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Psoriatic Arthritis: Expectations vs Reality

We go to our doctor appointments. We take our medicine. And we expect to feel better. But what happens when we do all that, and we don’t feel better?

Managing expectations with psoriatic arthritis

It still takes hours to get moving in the morning. Our fingers still swell up the sausages and the overwhelming fatigue keeps us from our favorite activities. Our initial optimism turns to disappointment and the reality of life with psoriatic arthritis threatens to overwhelm us.

When I started treatment, I fully expected to be able to pick up my life right where I left off. I expected to be an amazing mom for my kids. I expected to be able to go back to teaching full time and running my household. Perhaps not with “ease,” but still, I thought that within a month, maybe two, I’d be okay.

This is what happens when our expectations of treatment don’t meet the reality of treatment outcomes.

When expectations meet disappointment

The reality of my experience is that unless you meet the requirements of a best-case scenario, it can be extremely tricky and unrealistic to find a medication that helps treat our disease in the way we initially expect it to.

When it came to my own best-case scenario, I really had the cards stacked against me. Similar to many patients with PsA, it took years of living with symptoms before receiving an official diagnosis. Despite the fact that every single study shows that early diagnosis and treatment is best. Once I was diagnosed, I was already labeled “moderate to severe.”

Reality trumps expectations

On top of the fact that as many of my partners in crime, PsA was not my first autoimmune diagnosis. I was already diagnosed with Hashimoto’s Thyroiditis which meant that I wasn’t necessarily in “good health” when I was diagnosed either. Another indicator that I wouldn’t fall into the best-case scenario situation.

Not to mention the mere fact that I’m a woman. According to rheumatologist Ana-Maria Orbei, at Johns Hopkins Medicine: “Women are less likely to achieve remission in their disease and don’t respond as well to certain treatments.”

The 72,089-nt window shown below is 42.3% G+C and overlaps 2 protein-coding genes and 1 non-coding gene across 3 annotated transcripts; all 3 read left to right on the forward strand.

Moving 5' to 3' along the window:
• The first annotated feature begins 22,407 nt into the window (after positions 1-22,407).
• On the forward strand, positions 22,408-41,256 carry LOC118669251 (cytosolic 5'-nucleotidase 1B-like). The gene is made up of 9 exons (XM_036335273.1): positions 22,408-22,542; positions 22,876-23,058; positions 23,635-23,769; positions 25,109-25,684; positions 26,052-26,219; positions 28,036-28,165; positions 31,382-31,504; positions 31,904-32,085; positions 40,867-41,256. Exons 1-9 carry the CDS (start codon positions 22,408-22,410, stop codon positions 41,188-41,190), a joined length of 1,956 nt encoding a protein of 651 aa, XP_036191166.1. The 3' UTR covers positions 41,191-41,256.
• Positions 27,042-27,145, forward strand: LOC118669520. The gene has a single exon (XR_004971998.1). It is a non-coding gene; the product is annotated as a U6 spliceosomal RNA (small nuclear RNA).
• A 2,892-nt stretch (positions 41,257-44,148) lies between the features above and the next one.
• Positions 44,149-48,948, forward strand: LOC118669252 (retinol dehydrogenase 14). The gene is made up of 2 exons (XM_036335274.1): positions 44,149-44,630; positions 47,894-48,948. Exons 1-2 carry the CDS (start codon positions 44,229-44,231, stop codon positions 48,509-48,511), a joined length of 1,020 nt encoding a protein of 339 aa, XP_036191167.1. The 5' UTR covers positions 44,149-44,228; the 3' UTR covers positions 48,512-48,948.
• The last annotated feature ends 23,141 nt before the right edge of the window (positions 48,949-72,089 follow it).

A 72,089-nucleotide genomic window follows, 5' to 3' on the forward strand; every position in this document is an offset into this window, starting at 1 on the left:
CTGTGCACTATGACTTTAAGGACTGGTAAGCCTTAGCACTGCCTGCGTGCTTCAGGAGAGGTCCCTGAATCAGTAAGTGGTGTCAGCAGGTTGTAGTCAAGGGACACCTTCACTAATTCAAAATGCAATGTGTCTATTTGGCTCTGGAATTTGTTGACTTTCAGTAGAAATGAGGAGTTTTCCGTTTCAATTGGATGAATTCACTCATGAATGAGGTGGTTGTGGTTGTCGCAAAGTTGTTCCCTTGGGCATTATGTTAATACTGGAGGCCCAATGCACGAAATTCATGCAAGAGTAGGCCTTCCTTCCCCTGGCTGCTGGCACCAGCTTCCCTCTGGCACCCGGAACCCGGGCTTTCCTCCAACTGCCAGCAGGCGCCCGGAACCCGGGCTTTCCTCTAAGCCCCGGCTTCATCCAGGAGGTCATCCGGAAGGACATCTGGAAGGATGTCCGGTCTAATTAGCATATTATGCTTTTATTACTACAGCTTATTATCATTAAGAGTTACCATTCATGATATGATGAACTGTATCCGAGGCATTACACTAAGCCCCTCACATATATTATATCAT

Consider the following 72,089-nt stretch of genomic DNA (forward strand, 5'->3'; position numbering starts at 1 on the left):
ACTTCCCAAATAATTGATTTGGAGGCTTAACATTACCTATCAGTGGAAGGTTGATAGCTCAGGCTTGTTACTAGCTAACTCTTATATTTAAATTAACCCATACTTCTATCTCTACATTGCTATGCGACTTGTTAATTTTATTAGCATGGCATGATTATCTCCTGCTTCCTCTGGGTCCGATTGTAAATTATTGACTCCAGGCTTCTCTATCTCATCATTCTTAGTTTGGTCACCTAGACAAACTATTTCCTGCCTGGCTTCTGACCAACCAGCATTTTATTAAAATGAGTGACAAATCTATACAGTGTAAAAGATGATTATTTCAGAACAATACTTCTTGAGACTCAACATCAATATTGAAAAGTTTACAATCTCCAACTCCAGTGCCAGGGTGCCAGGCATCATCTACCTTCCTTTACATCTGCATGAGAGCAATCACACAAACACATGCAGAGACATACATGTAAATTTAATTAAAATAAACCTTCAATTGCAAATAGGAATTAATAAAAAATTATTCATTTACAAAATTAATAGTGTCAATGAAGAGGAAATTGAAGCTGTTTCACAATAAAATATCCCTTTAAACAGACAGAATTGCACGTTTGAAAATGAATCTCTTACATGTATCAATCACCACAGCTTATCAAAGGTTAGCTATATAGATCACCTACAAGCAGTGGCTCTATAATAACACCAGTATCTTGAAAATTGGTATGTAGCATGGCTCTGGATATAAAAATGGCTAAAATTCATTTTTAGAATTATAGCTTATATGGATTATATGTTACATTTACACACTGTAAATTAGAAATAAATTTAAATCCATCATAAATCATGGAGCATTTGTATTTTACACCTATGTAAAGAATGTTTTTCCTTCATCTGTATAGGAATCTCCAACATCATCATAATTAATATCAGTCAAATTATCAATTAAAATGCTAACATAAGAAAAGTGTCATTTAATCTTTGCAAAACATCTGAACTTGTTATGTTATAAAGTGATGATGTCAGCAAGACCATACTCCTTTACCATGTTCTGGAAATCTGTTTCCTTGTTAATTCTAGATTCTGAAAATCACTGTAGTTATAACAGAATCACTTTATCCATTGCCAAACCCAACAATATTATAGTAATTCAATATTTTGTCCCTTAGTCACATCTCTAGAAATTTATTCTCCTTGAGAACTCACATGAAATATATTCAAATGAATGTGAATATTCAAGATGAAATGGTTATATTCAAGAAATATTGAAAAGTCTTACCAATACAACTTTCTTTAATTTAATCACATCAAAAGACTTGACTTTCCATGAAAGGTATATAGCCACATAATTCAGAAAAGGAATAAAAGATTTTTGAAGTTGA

Ugh. Seriously? Yep, I hate to be the bearer of bad news ladies, but there it is.

Treatment expectations

So what does all this mean? Is the entire outlook for life with PsA gloom and doom? Should all of us who don’t fit into the best-case scenario just throw up our hands and give up the fight? Heck no! But we do need to adjust our expectations of treatment to more closely align with the reality of our prognosis with treatment.

I spent years trying treatment after treatment with at best, marginal success. The whole time expecting that I would have some miracle moment of recovery and remission. I fully expected that every new medicine would come along like the proverbial golden ticket that would win me my old life back.

In all things, there is a balance

If someone had told me at my diagnosis that all those percentages of people who responded were the best-case scenario then I could have been better prepared. Perhaps, if someone told me that the commercials weren’t necessarily indicative of what my reality would be then perhaps I wouldn’t be so infuriatingly let down by the whole process. If someone had just told me

I’ll be the first to shout out that we need balance in all things. We need to educate those newly diagnosed so that they can have accurate expectations for treatment while simultaneously offering support and guidance necessary to make the most of the advances in treatment that are available to us.

Setting realistic expectations with psoriatic arthritis

I can’t change my gender. I can’t change the fact that I was diagnosed with moderate to severe disease progression years into my PsA. But I can learn about all my current treatment options. I can educate myself about the relationship between nutrition, exercise, and inflammation.

Overall, I can work to try and stack the PsA deck a little more in my favor. I can look at the entire picture and close the Grand Canyon-sized gap in my expectations for treatment versus the reality of my treatment outcomes.

This article represents the opinions, thoughts, and experiences of the author; none of this content has been paid for by any advertiser. The Psoriatic-Arthritis.com team does not recommend or endorse any products or treatments discussed herein. Learn more about how we maintain editorial integrity here.

  1. https://clinicalconnection.hopkinsmedicine.org/news/gender-differences-in-psoriatic-arthritis

Comments

  • Yasmin
    2 weeks ago

    This is one of the best article I have ever read, for people being diagnosed with PsA.
    Here is the irony of my situation:
    Despite being diagnosed (after 18 months of thorough examination and about 50 blood tests) with PsA in 2016, I have been repeatedly UN-diagnosed by 1 GP, 2 Dermatologist and 2 Rhuemotologist since then. It’s 2020 now and I am still wondering !!!

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